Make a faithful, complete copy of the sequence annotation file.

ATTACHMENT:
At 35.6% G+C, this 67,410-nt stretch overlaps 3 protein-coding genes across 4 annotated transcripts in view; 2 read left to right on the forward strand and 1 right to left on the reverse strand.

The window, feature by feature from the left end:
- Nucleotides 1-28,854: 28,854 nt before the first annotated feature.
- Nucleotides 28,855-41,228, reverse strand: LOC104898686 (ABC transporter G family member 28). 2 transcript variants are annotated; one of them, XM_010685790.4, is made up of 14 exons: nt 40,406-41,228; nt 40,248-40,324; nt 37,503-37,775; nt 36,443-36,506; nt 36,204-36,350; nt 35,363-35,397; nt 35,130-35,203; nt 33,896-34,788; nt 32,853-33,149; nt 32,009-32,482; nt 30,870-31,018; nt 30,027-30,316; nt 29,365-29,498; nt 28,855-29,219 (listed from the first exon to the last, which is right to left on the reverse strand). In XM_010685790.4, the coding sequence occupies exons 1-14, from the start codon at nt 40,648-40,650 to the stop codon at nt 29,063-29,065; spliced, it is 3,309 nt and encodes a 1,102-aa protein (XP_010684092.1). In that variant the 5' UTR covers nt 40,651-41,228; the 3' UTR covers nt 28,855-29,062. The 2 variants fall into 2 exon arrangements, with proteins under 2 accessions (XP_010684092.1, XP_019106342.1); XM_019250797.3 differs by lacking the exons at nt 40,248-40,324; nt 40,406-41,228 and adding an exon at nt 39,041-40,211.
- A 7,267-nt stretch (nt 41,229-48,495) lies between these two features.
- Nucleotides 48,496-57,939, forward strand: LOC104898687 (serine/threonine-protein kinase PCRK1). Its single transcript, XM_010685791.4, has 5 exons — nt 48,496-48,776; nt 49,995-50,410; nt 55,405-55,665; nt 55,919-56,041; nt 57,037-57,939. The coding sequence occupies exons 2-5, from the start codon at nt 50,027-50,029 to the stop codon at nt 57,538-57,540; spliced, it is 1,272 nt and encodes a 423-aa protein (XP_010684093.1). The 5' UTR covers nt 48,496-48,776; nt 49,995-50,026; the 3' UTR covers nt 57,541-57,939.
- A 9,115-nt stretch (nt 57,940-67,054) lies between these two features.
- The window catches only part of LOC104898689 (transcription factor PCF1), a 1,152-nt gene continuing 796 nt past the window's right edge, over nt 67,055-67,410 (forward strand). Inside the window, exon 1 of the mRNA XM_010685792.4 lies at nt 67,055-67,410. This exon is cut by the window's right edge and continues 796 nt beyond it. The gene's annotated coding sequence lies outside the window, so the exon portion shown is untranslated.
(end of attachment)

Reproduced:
At 35.6% G+C, this 67,410-nt stretch overlaps 3 protein-coding genes across 4 annotated transcripts in view; 2 read left to right on the forward strand and 1 right to left on the reverse strand.

The window, feature by feature from the left end:
- Nucleotides 1-28,854: 28,854 nt before the first annotated feature.
- Nucleotides 28,855-41,228, reverse strand: LOC104898686 (ABC transporter G family member 28). 2 transcript variants are annotated; one of them, XM_010685790.4, is made up of 14 exons: nt 40,406-41,228; nt 40,248-40,324; nt 37,503-37,775; nt 36,443-36,506; nt 36,204-36,350; nt 35,363-35,397; nt 35,130-35,203; nt 33,896-34,788; nt 32,853-33,149; nt 32,009-32,482; nt 30,870-31,018; nt 30,027-30,316; nt 29,365-29,498; nt 28,855-29,219 (listed from the first exon to the last, which is right to left on the reverse strand). In XM_010685790.4, the coding sequence occupies exons 1-14, from the start codon at nt 40,648-40,650 to the stop codon at nt 29,063-29,065; spliced, it is 3,309 nt and encodes a 1,102-aa protein (XP_010684092.1). In that variant the 5' UTR covers nt 40,651-41,228; the 3' UTR covers nt 28,855-29,062. The 2 variants fall into 2 exon arrangements, with proteins under 2 accessions (XP_010684092.1, XP_019106342.1); XM_019250797.3 differs by lacking the exons at nt 40,248-40,324; nt 40,406-41,228 and adding an exon at nt 39,041-40,211.
- A 7,267-nt stretch (nt 41,229-48,495) lies between these two features.
- Nucleotides 48,496-57,939, forward strand: LOC104898687 (serine/threonine-protein kinase PCRK1). Its single transcript, XM_010685791.4, has 5 exons — nt 48,496-48,776; nt 49,995-50,410; nt 55,405-55,665; nt 55,919-56,041; nt 57,037-57,939. The coding sequence occupies exons 2-5, from the start codon at nt 50,027-50,029 to the stop codon at nt 57,538-57,540; spliced, it is 1,272 nt and encodes a 423-aa protein (XP_010684093.1). The 5' UTR covers nt 48,496-48,776; nt 49,995-50,026; the 3' UTR covers nt 57,541-57,939.
- A 9,115-nt stretch (nt 57,940-67,054) lies between these two features.
- The window catches only part of LOC104898689 (transcription factor PCF1), a 1,152-nt gene continuing 796 nt past the window's right edge, over nt 67,055-67,410 (forward strand). Inside the window, exon 1 of the mRNA XM_010685792.4 lies at nt 67,055-67,410. This exon is cut by the window's right edge and continues 796 nt beyond it. The gene's annotated coding sequence lies outside the window, so the exon portion shown is untranslated.